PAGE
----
- Plumb is defined as something done exactly or completely.
An example of plumb is when you sit right in front of the TV, or plumb in front of the TV.
- The definition of a plumb is a lead weight at the end of a line which is used to measure how deep water is or to determine a vertical line.
An example of a plumb is a weight which is attached to a length of heavy string.
- To plumb means to connect or fix pipes that control the flow of water.
An example of plumb is when the pipes in your house are connected so that water can flow.
Origin of plumbMiddle English plumbe ; from Middle French plomb ; from Classical Latin plumbum, lead ; from non-IE source from source Classical Greek molybdos
- in a vertical direction; straight down
- Informal entirely; wholly; absolutely: plumb tired out
Origin of plumbME plumben
- to test or sound with a plumb
- to discover the facts or contents of; fathom; solve; understand
- to make vertical
- to weight or seal with lead
- to equip with plumbing
out of plumb
- A weight on the end of a line, used to determine water depth.
- A weight on the end of a line, used especially by masons and carpenters to establish a true vertical.
- In a vertical or perpendicular line.
- Informal Directly; squarely: fell plumb in the middle of the puddle.
- also plum Informal Utterly; completely: plumb worn out. See Note at right.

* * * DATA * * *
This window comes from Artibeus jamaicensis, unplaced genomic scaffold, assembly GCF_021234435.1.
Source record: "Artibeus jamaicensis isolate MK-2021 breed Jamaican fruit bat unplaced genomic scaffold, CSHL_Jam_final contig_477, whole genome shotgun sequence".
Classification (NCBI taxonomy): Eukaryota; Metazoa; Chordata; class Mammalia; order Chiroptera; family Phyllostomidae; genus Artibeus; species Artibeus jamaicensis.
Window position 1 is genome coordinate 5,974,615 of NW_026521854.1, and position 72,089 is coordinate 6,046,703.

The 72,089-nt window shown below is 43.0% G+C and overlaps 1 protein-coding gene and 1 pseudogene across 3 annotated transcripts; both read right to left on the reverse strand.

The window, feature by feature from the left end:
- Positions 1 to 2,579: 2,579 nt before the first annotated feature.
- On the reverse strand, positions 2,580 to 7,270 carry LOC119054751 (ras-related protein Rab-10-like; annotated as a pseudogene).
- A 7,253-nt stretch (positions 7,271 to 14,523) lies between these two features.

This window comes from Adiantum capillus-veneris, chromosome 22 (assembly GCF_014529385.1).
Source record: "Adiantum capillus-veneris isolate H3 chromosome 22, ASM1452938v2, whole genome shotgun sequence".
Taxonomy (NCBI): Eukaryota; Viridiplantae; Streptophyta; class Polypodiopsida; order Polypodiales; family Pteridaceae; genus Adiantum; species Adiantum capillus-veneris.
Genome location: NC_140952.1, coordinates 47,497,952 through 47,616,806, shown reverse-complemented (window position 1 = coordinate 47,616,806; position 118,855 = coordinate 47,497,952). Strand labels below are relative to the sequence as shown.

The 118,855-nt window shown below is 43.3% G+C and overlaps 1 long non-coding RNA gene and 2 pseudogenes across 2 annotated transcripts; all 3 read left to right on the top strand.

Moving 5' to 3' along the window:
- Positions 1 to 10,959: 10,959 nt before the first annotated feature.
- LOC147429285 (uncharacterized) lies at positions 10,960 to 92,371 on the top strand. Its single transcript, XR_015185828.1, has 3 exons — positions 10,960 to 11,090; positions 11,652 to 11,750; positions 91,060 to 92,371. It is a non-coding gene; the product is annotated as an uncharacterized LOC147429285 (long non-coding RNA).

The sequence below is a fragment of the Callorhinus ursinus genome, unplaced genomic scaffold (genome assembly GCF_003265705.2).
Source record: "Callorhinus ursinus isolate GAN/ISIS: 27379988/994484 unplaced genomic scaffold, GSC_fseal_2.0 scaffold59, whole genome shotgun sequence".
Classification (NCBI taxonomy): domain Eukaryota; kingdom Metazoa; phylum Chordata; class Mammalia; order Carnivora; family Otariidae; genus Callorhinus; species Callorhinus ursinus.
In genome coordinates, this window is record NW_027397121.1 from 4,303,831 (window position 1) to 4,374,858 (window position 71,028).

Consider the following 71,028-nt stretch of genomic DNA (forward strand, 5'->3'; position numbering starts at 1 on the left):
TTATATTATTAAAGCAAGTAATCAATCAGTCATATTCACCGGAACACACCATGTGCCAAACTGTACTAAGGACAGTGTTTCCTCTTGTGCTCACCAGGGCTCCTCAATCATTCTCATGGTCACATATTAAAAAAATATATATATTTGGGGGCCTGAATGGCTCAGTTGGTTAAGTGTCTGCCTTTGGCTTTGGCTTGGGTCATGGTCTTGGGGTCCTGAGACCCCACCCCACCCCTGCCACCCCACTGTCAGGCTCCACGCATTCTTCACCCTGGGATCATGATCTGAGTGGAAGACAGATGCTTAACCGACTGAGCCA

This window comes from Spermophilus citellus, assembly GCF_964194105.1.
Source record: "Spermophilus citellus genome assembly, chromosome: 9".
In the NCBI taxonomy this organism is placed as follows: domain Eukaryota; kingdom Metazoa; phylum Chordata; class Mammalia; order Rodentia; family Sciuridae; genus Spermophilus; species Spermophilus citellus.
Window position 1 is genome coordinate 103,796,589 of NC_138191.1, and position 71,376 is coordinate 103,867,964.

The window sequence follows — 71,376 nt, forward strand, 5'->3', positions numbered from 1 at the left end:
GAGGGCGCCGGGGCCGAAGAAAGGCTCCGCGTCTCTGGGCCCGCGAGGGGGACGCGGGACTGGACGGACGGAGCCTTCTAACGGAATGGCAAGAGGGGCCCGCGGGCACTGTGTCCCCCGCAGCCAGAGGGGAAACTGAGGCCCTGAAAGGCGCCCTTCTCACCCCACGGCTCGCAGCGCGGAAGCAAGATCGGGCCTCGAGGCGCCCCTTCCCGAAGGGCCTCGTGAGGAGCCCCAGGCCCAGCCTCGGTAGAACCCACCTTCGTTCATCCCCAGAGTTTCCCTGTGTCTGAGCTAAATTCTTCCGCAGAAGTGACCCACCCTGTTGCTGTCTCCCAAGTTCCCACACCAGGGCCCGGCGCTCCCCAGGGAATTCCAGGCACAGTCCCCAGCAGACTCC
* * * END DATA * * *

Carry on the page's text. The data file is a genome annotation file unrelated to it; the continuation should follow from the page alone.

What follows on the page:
- Exactly vertical. See Synonyms at vertical.
- also plum Informal Utter; absolute; sheer: a plumb fool.
verbplumbed, plumb·ing, plumbs
- To determine the depth of with a plumb; sound.
- To test the verticality or alignment of with a plumb.
- To straighten or make perpendicular: plumb up the wall.
- To examine closely or deeply; probe: “Shallow ideas are plumbed and discarded” (Gilbert Highet).
- To seal with lead.
Origin of plumbMiddle English, lead, a plumb, from Old French plomb, from Latin plumbum, lead.
(comparative more plumb, superlative most plumb)
(third-person singular simple present plumbs, present participle plumbing, simple past and past participle plumbed)
- To determine the depth, generally of a liquid; to sound.
- To attach to a water supply and drain.
- To think about or explore in depth, to get to the bottom of, especially to plumb the depths of.
- To use a plumb bob as a measuring or aligning tool.
- To accurately align vertically or horizontally.
- (dated) To seal something with lead.
- (intransitive) To work as a plumber.
- (rare) To fall or sink like a plummet.
- (nautical) To position vertically above or below.
From Old French *plombe, from Latin plumba (plural of plumbum).
- (chemistry) Alternative form of plumbo-; used before a vowel.